One of the most favourable adjectives you might see applied to a vehicle is ‘torquey’, with its overtones of power, speed and sheer fun. But what is torque, and what does it really mean for your driving or riding experience?
Torque is a force, like a push or a pull, but in this case the force is rotational, a turn or a twist. In a vehicle engine, it refers to the rotation produced at the crankshaft. In the UK, torque is still usually measured using the imperial system of pound-feet. Elsewhere in the world, you are more likely to find measurements in newton metres, or Nm.
Torque isn’t the same thing as power, but a car’s torque and horsepower are closely related. An engine with high horsepower can produce power quickly, while an engine with a lot of torque has a great deal of power to deliver. One way to think of the two is to picture torque as what gets your car moving from a standstill, and horsepower as what keeps it rolling at speed.
When consumer magazines or the motor trade refer to torque, it will generally be at a specific number of revs. This is because torque isn’t the same across a vehicle’s rev range, and there will be a point where maximum torque is reached. Cars that reach their maximum torque at low revs will accelerate quickly and have good performance across the whole range. Once the higher rev bands are reached, it’s the car’s horsepower that takes over providing speed.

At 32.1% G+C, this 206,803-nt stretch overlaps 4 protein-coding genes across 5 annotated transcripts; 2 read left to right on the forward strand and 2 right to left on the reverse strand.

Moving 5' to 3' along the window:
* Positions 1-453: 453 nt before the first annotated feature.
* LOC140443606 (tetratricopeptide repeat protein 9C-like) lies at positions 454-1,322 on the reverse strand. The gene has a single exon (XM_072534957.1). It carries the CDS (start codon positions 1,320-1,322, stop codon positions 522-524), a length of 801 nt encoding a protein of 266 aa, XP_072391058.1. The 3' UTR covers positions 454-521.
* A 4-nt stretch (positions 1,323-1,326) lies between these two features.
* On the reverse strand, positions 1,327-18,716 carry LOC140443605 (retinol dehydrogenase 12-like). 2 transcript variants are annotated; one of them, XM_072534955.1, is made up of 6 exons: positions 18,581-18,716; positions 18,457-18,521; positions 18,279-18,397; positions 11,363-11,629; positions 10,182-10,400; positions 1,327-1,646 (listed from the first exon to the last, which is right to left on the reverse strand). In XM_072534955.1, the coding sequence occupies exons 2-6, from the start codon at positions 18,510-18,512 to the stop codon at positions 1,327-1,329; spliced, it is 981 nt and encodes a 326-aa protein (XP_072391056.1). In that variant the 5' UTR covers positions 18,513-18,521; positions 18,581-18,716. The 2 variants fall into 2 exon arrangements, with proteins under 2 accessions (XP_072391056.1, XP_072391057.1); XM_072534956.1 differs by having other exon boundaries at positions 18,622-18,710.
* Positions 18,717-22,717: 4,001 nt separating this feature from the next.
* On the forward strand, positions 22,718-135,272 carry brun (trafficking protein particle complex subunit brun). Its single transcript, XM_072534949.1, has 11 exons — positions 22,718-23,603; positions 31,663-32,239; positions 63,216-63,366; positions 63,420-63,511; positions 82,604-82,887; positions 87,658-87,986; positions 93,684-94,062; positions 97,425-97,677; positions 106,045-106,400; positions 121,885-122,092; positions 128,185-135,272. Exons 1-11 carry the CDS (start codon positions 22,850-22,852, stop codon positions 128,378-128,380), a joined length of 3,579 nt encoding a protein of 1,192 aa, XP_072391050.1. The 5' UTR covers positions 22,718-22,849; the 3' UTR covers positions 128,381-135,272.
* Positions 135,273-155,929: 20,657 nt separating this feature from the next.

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Cars with electric motors generate their maximum torque right at the outset, giving them their characteristic excellent acceleration whilst maintaining it across their whole rev range. Many modern cars are large and heavy, requiring high torque to get them going from a standstill and to prevent sluggish performance. Torque figures are less important for smaller lighter city cars.
Lower torque can also help you keep a grip on surfaces with poor traction, this makes it a good insurance policy against skidding on snow, gravel, or just a wet road. Therefore, a high gear is advised for icy conditions when you might think it would make more sense to use a low gear to keep the speed down.
Torque can be an important consideration when buying new and used cars, whether you’re looking to be first off the line at traffic lights, or maybe you’re looking for a car that will reliably tow your caravan or trailer up a steep hill.